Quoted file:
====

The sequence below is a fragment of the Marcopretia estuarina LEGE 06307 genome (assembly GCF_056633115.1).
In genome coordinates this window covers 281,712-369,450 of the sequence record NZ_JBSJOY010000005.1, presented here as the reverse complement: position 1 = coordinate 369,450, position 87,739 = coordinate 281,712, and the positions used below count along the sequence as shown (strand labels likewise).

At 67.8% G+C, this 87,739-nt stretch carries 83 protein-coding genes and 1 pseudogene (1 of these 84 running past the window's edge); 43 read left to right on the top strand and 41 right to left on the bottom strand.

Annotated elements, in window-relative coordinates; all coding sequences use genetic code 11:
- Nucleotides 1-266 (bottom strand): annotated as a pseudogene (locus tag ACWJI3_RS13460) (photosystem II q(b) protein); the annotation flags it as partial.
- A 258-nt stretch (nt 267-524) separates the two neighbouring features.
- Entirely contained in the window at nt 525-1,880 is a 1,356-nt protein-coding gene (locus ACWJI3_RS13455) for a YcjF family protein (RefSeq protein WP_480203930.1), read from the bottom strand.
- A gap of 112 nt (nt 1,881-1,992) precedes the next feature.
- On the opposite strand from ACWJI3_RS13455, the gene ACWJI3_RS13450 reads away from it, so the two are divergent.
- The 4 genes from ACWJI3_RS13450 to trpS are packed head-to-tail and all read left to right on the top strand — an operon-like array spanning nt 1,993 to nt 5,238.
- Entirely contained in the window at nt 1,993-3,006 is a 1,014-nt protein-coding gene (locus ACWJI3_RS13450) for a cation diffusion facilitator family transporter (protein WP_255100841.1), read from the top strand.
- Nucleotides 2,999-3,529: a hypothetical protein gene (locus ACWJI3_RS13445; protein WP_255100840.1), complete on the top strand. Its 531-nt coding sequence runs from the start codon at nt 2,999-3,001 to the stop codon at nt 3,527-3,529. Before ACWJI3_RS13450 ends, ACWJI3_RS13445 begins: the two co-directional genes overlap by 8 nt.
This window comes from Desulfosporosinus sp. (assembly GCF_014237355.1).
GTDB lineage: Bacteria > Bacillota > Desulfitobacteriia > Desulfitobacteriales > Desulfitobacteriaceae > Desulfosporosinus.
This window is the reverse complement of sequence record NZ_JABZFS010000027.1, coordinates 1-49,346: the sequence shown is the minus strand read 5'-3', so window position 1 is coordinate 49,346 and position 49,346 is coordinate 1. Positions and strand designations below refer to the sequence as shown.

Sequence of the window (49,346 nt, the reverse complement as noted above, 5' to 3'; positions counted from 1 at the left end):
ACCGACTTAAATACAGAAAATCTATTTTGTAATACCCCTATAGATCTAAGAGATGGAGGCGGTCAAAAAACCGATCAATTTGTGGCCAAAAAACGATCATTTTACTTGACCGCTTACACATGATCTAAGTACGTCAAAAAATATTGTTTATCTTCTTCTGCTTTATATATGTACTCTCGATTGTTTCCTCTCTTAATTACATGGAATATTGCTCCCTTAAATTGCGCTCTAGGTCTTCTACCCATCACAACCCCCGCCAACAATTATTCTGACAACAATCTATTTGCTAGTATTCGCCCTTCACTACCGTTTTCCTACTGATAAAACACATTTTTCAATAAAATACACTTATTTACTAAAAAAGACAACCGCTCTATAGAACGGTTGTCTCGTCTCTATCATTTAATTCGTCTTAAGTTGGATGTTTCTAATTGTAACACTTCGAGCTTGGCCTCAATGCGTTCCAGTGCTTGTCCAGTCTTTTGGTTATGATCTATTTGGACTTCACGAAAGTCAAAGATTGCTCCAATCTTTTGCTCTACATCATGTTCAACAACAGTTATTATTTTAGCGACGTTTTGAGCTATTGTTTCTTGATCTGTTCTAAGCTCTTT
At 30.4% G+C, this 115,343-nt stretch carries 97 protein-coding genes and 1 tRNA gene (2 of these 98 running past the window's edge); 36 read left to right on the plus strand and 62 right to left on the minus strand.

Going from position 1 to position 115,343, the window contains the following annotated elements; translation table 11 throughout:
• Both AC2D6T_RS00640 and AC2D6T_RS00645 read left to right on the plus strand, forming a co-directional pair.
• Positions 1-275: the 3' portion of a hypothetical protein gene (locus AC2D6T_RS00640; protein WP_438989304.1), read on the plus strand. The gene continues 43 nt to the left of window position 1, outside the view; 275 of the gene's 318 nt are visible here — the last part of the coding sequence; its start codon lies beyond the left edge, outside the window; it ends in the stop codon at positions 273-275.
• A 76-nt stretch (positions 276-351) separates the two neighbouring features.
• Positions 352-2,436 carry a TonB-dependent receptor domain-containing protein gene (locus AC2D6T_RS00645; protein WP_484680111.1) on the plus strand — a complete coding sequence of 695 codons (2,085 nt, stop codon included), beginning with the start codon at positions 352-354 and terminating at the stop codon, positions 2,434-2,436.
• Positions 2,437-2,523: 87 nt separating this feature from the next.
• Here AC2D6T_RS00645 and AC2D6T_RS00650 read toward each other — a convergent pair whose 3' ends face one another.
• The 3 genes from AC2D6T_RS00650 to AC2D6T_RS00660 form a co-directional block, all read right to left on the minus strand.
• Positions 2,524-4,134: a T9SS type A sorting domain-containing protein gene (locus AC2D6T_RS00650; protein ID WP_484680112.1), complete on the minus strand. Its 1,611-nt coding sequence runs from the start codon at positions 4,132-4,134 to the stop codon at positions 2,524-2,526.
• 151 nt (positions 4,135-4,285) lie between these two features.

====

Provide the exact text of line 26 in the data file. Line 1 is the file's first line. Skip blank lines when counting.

• The 3 genes from AC2D6T_RS00650 to AC2D6T_RS00660 form a co-directional block, all read right to left on the minus strand.